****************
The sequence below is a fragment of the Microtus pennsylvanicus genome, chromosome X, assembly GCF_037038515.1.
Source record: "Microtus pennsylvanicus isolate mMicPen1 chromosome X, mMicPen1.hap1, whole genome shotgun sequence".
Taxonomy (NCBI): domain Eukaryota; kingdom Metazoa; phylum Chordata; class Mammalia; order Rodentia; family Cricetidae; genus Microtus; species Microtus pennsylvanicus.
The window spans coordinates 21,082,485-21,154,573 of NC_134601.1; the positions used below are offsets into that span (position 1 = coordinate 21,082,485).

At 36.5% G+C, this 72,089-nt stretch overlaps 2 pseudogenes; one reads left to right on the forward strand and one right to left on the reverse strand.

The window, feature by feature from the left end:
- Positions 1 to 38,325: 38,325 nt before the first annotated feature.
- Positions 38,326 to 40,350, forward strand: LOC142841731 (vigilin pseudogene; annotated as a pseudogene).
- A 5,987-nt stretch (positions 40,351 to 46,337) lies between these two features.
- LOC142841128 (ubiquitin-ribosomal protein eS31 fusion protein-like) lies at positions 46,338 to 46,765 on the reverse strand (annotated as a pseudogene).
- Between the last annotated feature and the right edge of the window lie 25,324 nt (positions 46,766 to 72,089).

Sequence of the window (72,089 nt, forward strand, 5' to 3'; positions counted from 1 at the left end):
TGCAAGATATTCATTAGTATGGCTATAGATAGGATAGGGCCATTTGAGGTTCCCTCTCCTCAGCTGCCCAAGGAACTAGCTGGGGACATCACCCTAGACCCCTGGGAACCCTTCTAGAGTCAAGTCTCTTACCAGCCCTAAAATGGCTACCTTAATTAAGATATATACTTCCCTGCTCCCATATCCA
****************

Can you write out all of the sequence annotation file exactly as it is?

The sequence below is a fragment of the Microtus pennsylvanicus genome, chromosome X, assembly GCF_037038515.1.
Source record: "Microtus pennsylvanicus isolate mMicPen1 chromosome X, mMicPen1.hap1, whole genome shotgun sequence".
Taxonomy (NCBI): domain Eukaryota; kingdom Metazoa; phylum Chordata; class Mammalia; order Rodentia; family Cricetidae; genus Microtus; species Microtus pennsylvanicus.
The window spans coordinates 21,082,485-21,154,573 of NC_134601.1; the positions used below are offsets into that span (position 1 = coordinate 21,082,485).

At 36.5% G+C, this 72,089-nt stretch overlaps 2 pseudogenes; one reads left to right on the forward strand and one right to left on the reverse strand.

The window, feature by feature from the left end:
- Positions 1 to 38,325: 38,325 nt before the first annotated feature.
- Positions 38,326 to 40,350, forward strand: LOC142841731 (vigilin pseudogene; annotated as a pseudogene).
- A 5,987-nt stretch (positions 40,351 to 46,337) lies between these two features.
- LOC142841128 (ubiquitin-ribosomal protein eS31 fusion protein-like) lies at positions 46,338 to 46,765 on the reverse strand (annotated as a pseudogene).
- Between the last annotated feature and the right edge of the window lie 25,324 nt (positions 46,766 to 72,089).

Sequence of the window (72,089 nt, forward strand, 5' to 3'; positions counted from 1 at the left end):
TGCAAGATATTCATTAGTATGGCTATAGATAGGATAGGGCCATTTGAGGTTCCCTCTCCTCAGCTGCCCAAGGAACTAGCTGGGGACATCACCCTAGACCCCTGGGAACCCTTCTAGAGTCAAGTCTCTTACCAGCCCTAAAATGGCTACCTTAATTAAGATATATACTTCCCTGCTCCCATATCCA